10. This appears to have free speech implications. If you are effectively ” punished ” for what you say or think that is antithetical to any form of a free society. And it never ceases to amaze me how some on this blog turn the ” water is wet” argument into a never ending referendum on
    Trump. He is out of office. He cannot effect your life. If others seem to ” follow him” your argument is with them.
    I would be more concerned with a President that thinks more people are vaccinated than our entire population.

  11. Read a Gen. Patton quote today that resonates with me on this topic. “If everybody is thinking alike, then somebody isn’t thinking.”

  12. There are two problems with the situation, one is the treatment and harm to the student and the other is the fact that the viewpoint of the coach is wrong and indeed stupid. Kicking the student off the team and out of school is a “process” injustice but the pc assumptions of coaches are “content” related and irresponsibly moronic. Just because process harms can be dealt with in civil and sometimes criminal courts and content stupidity almost always is legally permitted does not free the content from severe criticism. I notice that even conservative commentators sometimes miss this point. Consider the Cultural Revolution in China where the process harms consisted of beating, torturing and imprisoning those who were politically incorrect. But the content (Communist Maoism) behind the process motivation was really bad. Content and process affect each other – the deeper one sinks into the abyss of extreme ideology the more one feels justified in more intensive process harms. Today, like this example, free and more honest speech is routinely dealt with by attempts to cancel the offender. Cancelling is awful process, but let’s not lose sight of the awful content of racially divisive thought behind it. Its a double whammy of doing the wrong thing for the wrong reasons.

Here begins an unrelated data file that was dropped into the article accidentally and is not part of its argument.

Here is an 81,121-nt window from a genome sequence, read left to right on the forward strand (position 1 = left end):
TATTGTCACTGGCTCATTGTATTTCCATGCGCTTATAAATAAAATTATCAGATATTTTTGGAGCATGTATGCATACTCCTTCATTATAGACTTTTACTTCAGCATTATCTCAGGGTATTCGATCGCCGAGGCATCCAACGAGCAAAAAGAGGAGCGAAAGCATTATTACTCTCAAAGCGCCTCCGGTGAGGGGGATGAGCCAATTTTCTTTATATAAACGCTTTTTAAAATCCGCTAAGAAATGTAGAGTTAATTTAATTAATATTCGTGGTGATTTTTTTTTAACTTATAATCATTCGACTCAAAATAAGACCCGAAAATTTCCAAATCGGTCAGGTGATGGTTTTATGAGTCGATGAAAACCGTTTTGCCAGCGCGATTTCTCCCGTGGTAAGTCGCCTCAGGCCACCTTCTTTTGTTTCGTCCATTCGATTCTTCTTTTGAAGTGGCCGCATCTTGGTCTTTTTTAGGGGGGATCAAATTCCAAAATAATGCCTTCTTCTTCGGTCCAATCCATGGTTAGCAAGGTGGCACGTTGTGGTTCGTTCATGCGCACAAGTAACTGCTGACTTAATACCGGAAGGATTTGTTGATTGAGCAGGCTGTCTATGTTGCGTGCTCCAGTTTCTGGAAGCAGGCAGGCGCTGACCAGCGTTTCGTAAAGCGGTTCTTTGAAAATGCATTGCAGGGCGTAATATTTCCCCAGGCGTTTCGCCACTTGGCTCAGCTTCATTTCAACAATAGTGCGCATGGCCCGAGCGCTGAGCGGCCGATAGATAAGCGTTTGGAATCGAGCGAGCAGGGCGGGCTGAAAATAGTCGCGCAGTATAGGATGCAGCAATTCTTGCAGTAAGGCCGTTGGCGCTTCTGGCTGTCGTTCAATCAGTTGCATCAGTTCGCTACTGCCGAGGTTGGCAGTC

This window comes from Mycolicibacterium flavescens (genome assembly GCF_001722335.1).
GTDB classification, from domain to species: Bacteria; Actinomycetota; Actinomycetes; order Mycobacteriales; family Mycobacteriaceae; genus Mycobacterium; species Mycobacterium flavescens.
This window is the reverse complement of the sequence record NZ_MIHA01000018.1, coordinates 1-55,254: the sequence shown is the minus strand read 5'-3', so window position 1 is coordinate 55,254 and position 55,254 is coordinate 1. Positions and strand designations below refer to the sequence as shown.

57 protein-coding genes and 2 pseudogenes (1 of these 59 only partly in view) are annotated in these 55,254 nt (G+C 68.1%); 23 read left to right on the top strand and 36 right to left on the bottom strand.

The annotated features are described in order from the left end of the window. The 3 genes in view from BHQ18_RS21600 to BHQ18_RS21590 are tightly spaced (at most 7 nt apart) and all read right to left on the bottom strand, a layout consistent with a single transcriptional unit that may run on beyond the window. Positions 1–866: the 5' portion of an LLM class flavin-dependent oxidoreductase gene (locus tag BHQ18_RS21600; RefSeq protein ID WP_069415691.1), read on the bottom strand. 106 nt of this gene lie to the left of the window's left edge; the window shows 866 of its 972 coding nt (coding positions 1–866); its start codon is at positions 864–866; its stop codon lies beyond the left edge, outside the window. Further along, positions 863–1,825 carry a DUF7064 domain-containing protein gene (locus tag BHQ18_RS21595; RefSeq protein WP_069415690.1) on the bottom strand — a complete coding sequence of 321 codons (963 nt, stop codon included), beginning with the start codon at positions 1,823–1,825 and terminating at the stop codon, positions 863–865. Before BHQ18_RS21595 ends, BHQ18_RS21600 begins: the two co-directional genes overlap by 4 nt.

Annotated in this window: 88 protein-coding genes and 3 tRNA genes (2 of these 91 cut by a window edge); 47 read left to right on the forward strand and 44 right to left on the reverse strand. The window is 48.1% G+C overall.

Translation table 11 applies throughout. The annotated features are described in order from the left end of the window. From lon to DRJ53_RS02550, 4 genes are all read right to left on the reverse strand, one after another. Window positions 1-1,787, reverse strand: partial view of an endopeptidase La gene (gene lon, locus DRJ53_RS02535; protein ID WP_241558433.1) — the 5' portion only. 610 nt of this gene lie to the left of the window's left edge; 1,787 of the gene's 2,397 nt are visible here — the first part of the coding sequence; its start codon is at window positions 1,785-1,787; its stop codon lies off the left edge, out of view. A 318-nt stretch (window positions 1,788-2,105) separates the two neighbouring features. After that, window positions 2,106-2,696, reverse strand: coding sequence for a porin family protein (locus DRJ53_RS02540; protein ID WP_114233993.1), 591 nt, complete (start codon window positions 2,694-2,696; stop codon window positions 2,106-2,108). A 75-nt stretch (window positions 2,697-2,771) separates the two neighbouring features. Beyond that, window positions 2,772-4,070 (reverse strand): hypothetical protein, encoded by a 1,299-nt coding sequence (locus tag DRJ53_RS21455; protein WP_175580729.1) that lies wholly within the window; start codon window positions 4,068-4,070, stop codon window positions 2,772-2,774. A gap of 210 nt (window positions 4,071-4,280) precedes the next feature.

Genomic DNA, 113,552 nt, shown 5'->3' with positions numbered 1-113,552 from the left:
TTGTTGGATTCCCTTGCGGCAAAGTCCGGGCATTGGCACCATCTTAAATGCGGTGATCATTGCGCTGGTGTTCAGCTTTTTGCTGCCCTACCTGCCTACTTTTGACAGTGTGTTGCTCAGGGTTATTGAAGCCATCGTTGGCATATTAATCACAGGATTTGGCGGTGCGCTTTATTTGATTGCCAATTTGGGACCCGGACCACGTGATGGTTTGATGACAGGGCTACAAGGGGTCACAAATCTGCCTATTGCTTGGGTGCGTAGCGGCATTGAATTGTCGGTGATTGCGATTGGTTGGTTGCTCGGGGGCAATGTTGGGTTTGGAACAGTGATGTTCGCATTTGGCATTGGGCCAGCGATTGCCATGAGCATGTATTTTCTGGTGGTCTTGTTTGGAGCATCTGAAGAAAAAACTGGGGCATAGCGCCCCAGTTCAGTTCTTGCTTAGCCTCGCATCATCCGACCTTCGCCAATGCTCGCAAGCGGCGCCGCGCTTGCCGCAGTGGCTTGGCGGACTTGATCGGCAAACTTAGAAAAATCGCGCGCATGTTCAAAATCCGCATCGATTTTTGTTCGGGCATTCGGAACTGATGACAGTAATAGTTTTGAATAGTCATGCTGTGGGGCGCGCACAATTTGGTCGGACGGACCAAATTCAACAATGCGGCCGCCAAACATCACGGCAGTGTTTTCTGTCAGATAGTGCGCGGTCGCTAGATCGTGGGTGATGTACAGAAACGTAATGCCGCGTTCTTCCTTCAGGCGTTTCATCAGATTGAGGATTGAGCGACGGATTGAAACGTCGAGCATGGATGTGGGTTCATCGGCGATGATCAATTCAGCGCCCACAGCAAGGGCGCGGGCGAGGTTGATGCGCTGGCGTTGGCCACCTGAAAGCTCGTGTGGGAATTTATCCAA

1. -RD,
      Well said.
      I think your comparison to Maoism, perhaps a lite version of it so far, is apt with cancel culture.